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Argentina: Farming crisis batters world food provider

The worst drought in 50 years, combined with a drop in soybean prices and unpopular tax policies, imperils a traditional beef exporter.

By Staff writer / August 12, 2009

San miguel del Monte, Argentina

If any place encapsulates Argentine pride it is the pampas, the plains that have yielded endless fields of corn and wheat and nourished cattle that produce some of the world's finest beef.

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But these days, the pastures are brown. The wheat won't grow. And the cows are dying.

Argentina is facing its worst farming crisis since becoming one of the most prolific food providers in the world. A devastating drought, the most severe in more than 50 years, has dried up grassland and left cattle with nothing to graze.

It comes amid a drop in soybean prices and unpopular tax policies on grains, beef, and milk that have squeezed farmers. This year, wheat planting is the lowest in 100 years. Some estimate that Argentina, whose meat-loving citizens each consume about 70 kilos (154 pounds) of beef a year, could become a net importer by next year.

"The image of Argentina as a world provider of food is being battered," says Ernesto Ambrosetti, chief economist at the Institute for Economic Research at the Argentine Rural Society.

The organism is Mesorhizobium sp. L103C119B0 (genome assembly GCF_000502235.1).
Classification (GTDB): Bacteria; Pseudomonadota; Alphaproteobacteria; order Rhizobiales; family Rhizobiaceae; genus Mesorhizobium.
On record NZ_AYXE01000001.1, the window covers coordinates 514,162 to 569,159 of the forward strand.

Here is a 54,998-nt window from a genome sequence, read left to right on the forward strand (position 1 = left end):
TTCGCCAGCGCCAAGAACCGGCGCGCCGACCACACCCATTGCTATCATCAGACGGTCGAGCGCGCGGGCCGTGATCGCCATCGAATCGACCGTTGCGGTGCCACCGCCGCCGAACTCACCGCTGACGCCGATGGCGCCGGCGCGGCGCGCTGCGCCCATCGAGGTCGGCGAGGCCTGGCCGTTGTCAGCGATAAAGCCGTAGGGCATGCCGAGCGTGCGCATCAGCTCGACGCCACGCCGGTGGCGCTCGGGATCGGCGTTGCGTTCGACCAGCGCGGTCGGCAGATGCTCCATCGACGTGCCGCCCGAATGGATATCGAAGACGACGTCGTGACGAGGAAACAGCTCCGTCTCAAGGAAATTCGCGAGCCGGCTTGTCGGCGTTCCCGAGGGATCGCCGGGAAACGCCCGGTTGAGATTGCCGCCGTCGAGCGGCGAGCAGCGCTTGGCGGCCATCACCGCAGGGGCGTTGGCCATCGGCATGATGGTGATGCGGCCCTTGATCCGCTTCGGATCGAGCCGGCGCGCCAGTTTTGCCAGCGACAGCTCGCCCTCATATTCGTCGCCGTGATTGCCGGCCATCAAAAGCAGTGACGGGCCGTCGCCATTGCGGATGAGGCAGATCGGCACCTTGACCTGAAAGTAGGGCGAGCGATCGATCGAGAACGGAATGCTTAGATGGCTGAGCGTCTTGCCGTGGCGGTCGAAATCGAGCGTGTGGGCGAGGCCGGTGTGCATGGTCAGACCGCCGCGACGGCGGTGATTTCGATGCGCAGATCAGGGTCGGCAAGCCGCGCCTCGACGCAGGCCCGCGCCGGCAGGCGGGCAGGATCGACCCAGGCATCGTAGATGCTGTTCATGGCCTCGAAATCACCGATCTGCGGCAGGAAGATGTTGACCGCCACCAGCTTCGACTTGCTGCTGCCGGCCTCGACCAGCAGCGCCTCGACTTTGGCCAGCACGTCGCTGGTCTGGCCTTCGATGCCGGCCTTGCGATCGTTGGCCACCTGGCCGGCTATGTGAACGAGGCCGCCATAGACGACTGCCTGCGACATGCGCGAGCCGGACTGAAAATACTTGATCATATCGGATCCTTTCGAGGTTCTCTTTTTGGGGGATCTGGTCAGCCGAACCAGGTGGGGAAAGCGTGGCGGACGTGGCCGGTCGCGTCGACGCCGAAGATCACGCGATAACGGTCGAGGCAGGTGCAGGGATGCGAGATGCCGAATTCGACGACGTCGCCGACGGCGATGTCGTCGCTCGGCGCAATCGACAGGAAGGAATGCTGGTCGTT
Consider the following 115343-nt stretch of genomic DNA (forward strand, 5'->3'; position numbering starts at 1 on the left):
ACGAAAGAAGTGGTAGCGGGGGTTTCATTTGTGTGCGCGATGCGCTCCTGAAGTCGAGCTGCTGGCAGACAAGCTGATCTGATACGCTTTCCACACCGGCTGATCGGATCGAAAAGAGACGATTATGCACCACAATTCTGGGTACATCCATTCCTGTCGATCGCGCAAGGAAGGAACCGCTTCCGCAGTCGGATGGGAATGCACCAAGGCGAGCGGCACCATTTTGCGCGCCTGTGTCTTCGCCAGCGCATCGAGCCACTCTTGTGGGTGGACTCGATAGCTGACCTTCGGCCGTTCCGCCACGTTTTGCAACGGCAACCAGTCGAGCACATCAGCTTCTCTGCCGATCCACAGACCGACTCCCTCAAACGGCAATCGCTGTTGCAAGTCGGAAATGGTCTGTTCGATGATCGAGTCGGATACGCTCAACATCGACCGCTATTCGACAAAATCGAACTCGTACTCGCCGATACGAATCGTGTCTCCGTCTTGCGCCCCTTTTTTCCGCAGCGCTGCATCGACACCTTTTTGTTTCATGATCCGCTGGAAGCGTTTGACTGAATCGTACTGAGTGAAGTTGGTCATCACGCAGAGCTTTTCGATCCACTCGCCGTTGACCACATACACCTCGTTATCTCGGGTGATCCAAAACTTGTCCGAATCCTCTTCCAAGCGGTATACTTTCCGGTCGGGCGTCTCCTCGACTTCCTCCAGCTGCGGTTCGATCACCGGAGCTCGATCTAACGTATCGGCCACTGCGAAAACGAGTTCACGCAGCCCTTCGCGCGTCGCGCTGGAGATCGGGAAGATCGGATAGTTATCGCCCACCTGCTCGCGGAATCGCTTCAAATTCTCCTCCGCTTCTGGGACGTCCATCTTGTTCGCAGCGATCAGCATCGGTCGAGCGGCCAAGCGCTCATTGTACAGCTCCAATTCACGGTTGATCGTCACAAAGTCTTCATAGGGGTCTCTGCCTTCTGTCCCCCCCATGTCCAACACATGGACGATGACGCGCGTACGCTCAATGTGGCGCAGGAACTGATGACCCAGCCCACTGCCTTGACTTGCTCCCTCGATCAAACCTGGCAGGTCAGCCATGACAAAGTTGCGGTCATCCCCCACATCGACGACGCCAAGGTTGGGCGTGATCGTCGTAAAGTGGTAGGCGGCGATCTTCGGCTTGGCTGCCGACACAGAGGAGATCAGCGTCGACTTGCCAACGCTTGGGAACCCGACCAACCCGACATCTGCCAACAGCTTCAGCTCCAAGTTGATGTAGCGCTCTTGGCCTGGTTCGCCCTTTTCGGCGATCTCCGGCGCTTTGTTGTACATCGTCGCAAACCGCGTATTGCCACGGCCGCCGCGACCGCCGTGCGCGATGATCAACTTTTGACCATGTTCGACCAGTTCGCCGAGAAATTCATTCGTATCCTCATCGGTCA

European immigrants in the 1800s transformed Argentina's countryside, creating vast estancias, or country estates, where cattle were raised and grains cultivated – turning the nation into a key international producer. Today, the agricultural sector comprises about 9.5 percent of Argentina's gross domestic product and more than half of its foreign exchange.

A rift between farmers and the government began under populist president Juan Perón, who was elected in 1946. "The government pictured the agricultural sector as dominated by very rich people, against the interests of the poor," says Sergio Lence, an Argentine economics professor at Iowa State Uni­versity.

That attitude has sharpened in recent years. In the wake of Argentina's devastating financial crisis of 2001-2002, the government of Nestor Kirchner, who was succeeded by his wife, Cristina Fernandez de Kirchner, began to curb exports with taxes and cap prices to keep milk and beef cheap for consumers.

Steadily rising taxes came to a boil last year, when President Fernandez de Kirchner attempted to hike taxes on oilseed exports – soy is already taxed at 35 percent – as prices soared internationally. It led to a four-month standoff that Fernandez de Kirchner ultimately lost in Congress.